The sad state of the courthouse in one of the country’s fastest growing cities is causing some cases to be thrown out.
The elevator often doesn’t work, pieces of the ceiling have fallen down, there has been flooding in at least one courtroom, and the premises are so cramped that prisoners are sometimes transported through the same areas as judges.
Welcome to the Milton courthouse. Or as veteran criminal defence lawyer Paul Stunt calls it, an “unmitigated disaster.”
Located in what has been described as the fastest-growing city in Canada, the decades-old building, with its shortage of courtrooms and judges, is vastly ill-equipped to deal with the caseload of Halton Region, lawyers say. A second, even smaller, courthouse in Burlington has also proven to be problematic.
As a result of the lack of resources, criminal cases that are taking too long to get to trial are being thrown out due to delay.
The government has said a new Halton courthouse is at the top of its priority projects list and issued a request for proposals last month to find a design expert.
But lawyers aren’t holding their breath. They’re quick to point out that other municipalities including Kitchener, Brampton and Oshawa have either received new, state-of-the-art courthouses in the last 15 years or are getting expansions while Milton has been left virtually untouched for decades.
“I look forward to being proven wrong on this but we have heard it before. At points in the last 10 years, Halton has been considered one of the priorities for court facilities only to see other regions ‘get the goods,’” said lawyer Brendan Neil, the Halton director of the Criminal Lawyers’ Association.
“Don’t get me wrong. Halton is not the only region in need but it is the fastest growing region with an antiquated building which has been termed as an embarrassment and a black eye on a justice system that deserves better.”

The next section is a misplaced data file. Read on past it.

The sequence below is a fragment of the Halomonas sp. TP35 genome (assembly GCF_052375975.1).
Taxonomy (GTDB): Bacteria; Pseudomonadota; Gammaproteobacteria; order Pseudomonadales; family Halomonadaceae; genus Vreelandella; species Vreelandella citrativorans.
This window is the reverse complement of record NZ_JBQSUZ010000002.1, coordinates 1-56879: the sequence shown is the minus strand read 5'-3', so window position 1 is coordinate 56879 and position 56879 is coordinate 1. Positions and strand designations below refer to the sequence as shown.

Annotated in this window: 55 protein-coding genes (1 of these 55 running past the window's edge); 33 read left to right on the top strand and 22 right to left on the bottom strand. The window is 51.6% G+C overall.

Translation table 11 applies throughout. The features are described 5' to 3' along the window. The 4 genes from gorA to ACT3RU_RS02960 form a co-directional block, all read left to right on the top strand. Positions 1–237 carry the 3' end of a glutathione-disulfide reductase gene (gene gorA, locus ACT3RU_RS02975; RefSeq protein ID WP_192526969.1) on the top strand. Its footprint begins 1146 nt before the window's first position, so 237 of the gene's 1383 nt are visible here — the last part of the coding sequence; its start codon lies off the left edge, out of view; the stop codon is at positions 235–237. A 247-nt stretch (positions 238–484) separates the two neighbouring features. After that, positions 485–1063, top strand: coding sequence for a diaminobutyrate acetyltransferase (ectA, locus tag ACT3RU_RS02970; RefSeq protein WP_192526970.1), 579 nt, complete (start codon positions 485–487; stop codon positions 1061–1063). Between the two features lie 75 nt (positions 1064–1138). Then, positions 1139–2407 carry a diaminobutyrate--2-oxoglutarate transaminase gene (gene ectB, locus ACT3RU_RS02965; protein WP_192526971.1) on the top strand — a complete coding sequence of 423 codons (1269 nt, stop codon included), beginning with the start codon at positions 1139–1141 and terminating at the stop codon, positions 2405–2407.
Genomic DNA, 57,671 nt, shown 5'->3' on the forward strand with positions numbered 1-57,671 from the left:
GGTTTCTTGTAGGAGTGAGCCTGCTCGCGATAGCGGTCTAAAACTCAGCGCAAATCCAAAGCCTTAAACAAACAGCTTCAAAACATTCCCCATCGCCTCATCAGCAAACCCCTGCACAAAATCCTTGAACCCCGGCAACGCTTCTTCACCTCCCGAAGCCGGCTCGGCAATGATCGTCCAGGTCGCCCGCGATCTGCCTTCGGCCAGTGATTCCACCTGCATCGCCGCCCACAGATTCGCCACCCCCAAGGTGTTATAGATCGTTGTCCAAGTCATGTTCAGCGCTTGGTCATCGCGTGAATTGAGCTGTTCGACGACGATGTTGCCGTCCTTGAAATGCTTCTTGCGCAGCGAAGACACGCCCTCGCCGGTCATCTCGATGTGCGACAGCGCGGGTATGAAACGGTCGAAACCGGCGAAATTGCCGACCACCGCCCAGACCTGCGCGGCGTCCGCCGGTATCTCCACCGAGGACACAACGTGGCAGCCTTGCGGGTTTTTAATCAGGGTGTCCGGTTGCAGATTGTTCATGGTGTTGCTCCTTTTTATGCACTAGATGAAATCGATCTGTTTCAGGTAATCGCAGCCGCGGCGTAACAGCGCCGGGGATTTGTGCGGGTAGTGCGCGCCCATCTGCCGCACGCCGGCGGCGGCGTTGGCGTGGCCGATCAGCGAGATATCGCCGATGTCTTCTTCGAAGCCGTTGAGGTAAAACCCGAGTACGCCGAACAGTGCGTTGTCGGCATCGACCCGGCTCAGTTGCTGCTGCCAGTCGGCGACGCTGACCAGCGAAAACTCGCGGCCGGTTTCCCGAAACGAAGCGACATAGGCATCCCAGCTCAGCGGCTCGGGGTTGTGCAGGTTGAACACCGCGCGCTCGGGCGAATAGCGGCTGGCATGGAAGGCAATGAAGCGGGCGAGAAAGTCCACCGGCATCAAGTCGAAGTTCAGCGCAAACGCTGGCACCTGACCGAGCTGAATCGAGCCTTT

The impact in the region is being especially felt at the provincial court level, with its tiny bench of seven judges, two of whom deal exclusively with family law matters. When lawyer Victoria Starr was appointed in 2014, she became Halton’s newest judge in 10 years.
As judges have stated repeatedly in their rulings, there simply aren’t enough jurists and courtrooms to hear all cases without violating an accused’s right to be tried within a reasonable time.
Last year alone, at least three impaired driving cases — which make up the bulk of the provincial court docket in Ontario — and two dangerous driving charges were thrown out due to unreasonable delay.
A higher court recently upheld the decision to put a halt to one of the impaired cases, in which a man waited nearly a year for his case to get to trial.
“There is also the legitimate concern that there are no courtrooms or facilities to accommodate additional judges should they be appointed or transferred to the region to assist,” with the trial work, wrote Superior Court Justice Fletcher Dawson earlier this month in his appeal ruling.
“This represents a form of ‘Catch-22’ for deployment of judicial resources.”
Justice Stephen Brown, the local administrative provincial court judge for the region, has perhaps been the most vocal on the bench in calling out the lack of government attention in Halton. (He declined an interview request from the Star.)
“Explosive growth in Halton has been present for many years and is projected to continue for many more. It is not a temporary and ‘unusual strain’ on the judicial resources of this region, but a persistent and ever increasing one,” he wrote in his decision last year, which was upheld by Dawson.
“The government has failed to allocate sufficient resources in Halton for a lengthy period of time. This cannot be an oversight, but only a conscious decision.”
Virtually every judicial and local political player in the region feels their pleas to the government have fallen on deaf ears. Milton’s long-time mayor, Gord Krantz, believes at least part of the reason for the foot-dragging is political.